The Huffington Post introduces a Canadian edition with the back of Opposition Leader Jack Layton's head and a headline ORANGE SHADOW, but if you look at their list of local bloggers, it's really green, at least at launch. Right at the top you have David Suzuki on our favourite subject, writing Burn Calories, Not Gas: Ride a Bike
Count the Canadian Stereotypes and cliches in Paul Gilligan's cartoon
Riding a bike is good for your health and the environment. As the Vancouver Area Cycling Coalition points out in its promotion of Bike to Work Week (May 30 - June 5 in several Canadian cities), cycling to work is enjoyable, helps you get and stay in shape, and burns off stress. And when you consider gridlock and traffic, it's often as fast as or faster than driving. It's also way more efficient than car travel. According to the WorldWatch Institute, a bicycle needs 35 calories per passenger mile, while a car uses 1,860.
Green Party Leader Elizabeth May is there, writing If I Were Prime Minister...
Ministers of natural resources, industry, environment, transport and finance would be mandated to develop plans to create hundreds of thousands of new jobs in maximizing energy efficiency in transportation, heating and cooling of buildings and industrial applications, while ramping up renewable energy. The Athabasca oil sands (tar sands) would not receive any new federal permits to expand production, until the energy and water input to each barrel of oil and the pollution created was significantly reduced. The government as a whole would re-commit to meaningful greenhouse gas (GHG) reduction targets throughout the economy, in close consultation with provincial, territorial and First Nations governments.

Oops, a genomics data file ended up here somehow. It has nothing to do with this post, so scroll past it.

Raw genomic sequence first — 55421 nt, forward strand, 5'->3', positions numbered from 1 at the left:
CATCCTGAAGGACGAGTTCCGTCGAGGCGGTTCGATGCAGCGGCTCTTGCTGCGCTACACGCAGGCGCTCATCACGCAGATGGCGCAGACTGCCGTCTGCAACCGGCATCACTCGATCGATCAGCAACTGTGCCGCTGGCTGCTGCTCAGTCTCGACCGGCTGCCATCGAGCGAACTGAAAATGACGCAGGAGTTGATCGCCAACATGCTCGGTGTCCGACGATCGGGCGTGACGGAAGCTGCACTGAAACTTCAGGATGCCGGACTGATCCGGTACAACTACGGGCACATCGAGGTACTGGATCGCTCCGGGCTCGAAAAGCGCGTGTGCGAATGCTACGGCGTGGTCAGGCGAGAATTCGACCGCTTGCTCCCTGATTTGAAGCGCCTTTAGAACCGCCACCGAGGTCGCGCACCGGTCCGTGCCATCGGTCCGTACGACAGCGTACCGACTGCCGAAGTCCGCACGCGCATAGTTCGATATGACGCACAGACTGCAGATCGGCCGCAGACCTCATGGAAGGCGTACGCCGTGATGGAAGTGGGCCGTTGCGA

Greenpeace Director Bruce Cox writes about Ontario's Nuclear Ostriches:
As they say in the old Monty Python skit, "this parrot is not dead." The nuclear industry is resilient. It has survived accidents at Three Mile Island and Chernobyl with panache and confidence intact. Cost overruns, design faults and multi-year delays in construction are merely water off their back. The proponents of nuclear generation are like ancient puzzle masters, more interested in solving the complex problem of nuclear generation than providing consumers with what they need: clean, safe and affordable electricity.
There are a few losers in the bunch (Stephen LeDrew?) and really, Editor at Large Heather Reisman already has a full time job running a bookstore. Almost all of the commenters are crazed about the Canadian version highjacking the American Huffpo. But as Michael Kinsley might say, It is a Worthwhile Canadian Initiative.
More at Huffington Post Canada